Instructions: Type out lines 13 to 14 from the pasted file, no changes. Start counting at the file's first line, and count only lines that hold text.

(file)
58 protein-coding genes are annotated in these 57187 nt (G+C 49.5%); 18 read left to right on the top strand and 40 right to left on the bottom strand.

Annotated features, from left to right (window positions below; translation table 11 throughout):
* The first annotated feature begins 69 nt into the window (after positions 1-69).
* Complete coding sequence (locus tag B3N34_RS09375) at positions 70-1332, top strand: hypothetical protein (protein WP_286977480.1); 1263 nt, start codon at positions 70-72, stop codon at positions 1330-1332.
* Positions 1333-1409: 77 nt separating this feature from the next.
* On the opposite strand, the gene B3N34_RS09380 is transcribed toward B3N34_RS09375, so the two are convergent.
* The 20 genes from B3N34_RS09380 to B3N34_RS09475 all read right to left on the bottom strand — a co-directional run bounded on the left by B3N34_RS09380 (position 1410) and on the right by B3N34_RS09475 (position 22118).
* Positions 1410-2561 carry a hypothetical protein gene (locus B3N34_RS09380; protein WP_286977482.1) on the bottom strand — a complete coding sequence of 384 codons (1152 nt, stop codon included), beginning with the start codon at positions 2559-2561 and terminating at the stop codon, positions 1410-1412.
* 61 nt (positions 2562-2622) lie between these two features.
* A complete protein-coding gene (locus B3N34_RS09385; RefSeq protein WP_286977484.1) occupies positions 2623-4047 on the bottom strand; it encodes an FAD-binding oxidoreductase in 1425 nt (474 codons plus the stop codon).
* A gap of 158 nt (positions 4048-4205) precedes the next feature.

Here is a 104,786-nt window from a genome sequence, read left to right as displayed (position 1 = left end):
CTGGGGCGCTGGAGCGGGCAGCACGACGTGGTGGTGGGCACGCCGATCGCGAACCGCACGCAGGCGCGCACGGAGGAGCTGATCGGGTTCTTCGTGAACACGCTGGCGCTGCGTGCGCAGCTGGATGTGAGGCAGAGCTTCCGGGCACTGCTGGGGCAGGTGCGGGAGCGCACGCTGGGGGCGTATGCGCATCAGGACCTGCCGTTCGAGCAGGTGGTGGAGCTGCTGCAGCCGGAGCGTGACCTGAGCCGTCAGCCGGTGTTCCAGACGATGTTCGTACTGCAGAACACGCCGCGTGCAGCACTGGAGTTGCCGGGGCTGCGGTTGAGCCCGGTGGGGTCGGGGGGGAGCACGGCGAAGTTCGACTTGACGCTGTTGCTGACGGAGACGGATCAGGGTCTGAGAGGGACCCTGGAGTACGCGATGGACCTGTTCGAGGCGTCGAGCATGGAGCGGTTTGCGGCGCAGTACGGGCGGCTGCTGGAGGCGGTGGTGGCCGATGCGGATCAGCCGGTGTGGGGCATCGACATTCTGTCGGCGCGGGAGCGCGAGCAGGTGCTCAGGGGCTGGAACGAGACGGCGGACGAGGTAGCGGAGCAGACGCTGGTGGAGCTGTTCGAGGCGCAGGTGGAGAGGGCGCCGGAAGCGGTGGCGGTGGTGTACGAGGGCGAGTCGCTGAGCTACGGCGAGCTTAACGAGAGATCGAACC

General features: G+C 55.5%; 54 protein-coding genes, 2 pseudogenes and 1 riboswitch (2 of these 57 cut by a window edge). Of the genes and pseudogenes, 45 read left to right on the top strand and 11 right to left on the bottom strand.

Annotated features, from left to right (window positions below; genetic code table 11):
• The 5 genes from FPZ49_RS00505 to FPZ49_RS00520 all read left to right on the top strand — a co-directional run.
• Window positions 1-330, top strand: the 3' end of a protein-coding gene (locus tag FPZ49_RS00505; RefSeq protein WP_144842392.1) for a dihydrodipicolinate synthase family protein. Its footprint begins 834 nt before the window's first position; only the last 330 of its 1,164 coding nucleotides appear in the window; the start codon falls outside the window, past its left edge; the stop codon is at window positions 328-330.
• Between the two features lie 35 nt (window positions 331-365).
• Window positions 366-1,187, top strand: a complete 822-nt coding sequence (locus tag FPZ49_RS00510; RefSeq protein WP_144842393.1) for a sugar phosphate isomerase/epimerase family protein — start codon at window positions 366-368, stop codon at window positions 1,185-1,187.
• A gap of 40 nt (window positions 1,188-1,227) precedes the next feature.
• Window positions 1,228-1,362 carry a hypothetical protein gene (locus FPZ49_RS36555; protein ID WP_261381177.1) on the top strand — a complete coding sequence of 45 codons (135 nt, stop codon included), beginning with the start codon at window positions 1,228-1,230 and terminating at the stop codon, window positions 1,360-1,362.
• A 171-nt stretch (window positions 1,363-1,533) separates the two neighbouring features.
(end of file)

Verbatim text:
CTGGGGCGCTGGAGCGGGCAGCACGACGTGGTGGTGGGCACGCCGATCGCGAACCGCACGCAGGCGCGCACGGAGGAGCTGATCGGGTTCTTCGTGAACACGCTGGCGCTGCGTGCGCAGCTGGATGTGAGGCAGAGCTTCCGGGCACTGCTGGGGCAGGTGCGGGAGCGCACGCTGGGGGCGTATGCGCATCAGGACCTGCCGTTCGAGCAGGTGGTGGAGCTGCTGCAGCCGGAGCGTGACCTGAGCCGTCAGCCGGTGTTCCAGACGATGTTCGTACTGCAGAACACGCCGCGTGCAGCACTGGAGTTGCCGGGGCTGCGGTTGAGCCCGGTGGGGTCGGGGGGGAGCACGGCGAAGTTCGACTTGACGCTGTTGCTGACGGAGACGGATCAGGGTCTGAGAGGGACCCTGGAGTACGCGATGGACCTGTTCGAGGCGTCGAGCATGGAGCGGTTTGCGGCGCAGTACGGGCGGCTGCTGGAGGCGGTGGTGGCCGATGCGGATCAGCCGGTGTGGGGCATCGACATTCTGTCGGCGCGGGAGCGCGAGCAGGTGCTCAGGGGCTGGAACGAGACGGCGGACGAGGTAGCGGAGCAGACGCTGGTGGAGCTGTTCGAGGCGCAGGTGGAGAGGGCGCCGGAAGCGGTGGCGGTGGTGTACGAGGGCGAGTCGCTGAGCTACGGCGAGCTTAACGAGAGATCGAACC

General features: G+C 55.5%; 54 protein-coding genes, 2 pseudogenes and 1 riboswitch (2 of these 57 cut by a window edge). Of the genes and pseudogenes, 45 read left to right on the top strand and 11 right to left on the bottom strand.